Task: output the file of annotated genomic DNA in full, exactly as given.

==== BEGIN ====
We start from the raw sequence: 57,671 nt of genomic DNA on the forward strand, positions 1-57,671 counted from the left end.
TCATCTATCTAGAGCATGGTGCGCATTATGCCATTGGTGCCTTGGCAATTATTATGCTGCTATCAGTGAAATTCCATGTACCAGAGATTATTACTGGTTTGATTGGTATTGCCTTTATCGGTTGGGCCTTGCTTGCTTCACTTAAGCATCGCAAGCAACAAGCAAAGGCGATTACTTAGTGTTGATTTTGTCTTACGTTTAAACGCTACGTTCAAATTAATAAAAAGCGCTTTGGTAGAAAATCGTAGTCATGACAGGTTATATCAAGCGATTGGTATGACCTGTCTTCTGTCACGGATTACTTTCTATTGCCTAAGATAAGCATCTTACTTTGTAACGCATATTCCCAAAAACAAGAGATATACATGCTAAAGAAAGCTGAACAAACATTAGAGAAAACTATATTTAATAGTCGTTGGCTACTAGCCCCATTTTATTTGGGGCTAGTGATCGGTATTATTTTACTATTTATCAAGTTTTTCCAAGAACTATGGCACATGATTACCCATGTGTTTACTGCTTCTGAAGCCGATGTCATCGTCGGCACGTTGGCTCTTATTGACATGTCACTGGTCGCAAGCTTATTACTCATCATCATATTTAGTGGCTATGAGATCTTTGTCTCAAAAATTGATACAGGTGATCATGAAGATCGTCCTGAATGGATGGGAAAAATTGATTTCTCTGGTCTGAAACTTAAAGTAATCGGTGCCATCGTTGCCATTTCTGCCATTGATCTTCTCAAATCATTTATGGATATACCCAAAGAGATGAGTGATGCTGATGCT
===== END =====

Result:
We start from the raw sequence: 57,671 nt of genomic DNA on the forward strand, positions 1-57,671 counted from the left end.
TCATCTATCTAGAGCATGGTGCGCATTATGCCATTGGTGCCTTGGCAATTATTATGCTGCTATCAGTGAAATTCCATGTACCAGAGATTATTACTGGTTTGATTGGTATTGCCTTTATCGGTTGGGCCTTGCTTGCTTCACTTAAGCATCGCAAGCAACAAGCAAAGGCGATTACTTAGTGTTGATTTTGTCTTACGTTTAAACGCTACGTTCAAATTAATAAAAAGCGCTTTGGTAGAAAATCGTAGTCATGACAGGTTATATCAAGCGATTGGTATGACCTGTCTTCTGTCACGGATTACTTTCTATTGCCTAAGATAAGCATCTTACTTTGTAACGCATATTCCCAAAAACAAGAGATATACATGCTAAAGAAAGCTGAACAAACATTAGAGAAAACTATATTTAATAGTCGTTGGCTACTAGCCCCATTTTATTTGGGGCTAGTGATCGGTATTATTTTACTATTTATCAAGTTTTTCCAAGAACTATGGCACATGATTACCCATGTGTTTACTGCTTCTGAAGCCGATGTCATCGTCGGCACGTTGGCTCTTATTGACATGTCACTGGTCGCAAGCTTATTACTCATCATCATATTTAGTGGCTATGAGATCTTTGTCTCAAAAATTGATACAGGTGATCATGAAGATCGTCCTGAATGGATGGGAAAAATTGATTTCTCTGGTCTGAAACTTAAAGTAATCGGTGCCATCGTTGCCATTTCTGCCATTGATCTTCTCAAATCATTTATGGATATACCCAAAGAGATGAGTGATGCTGATGCT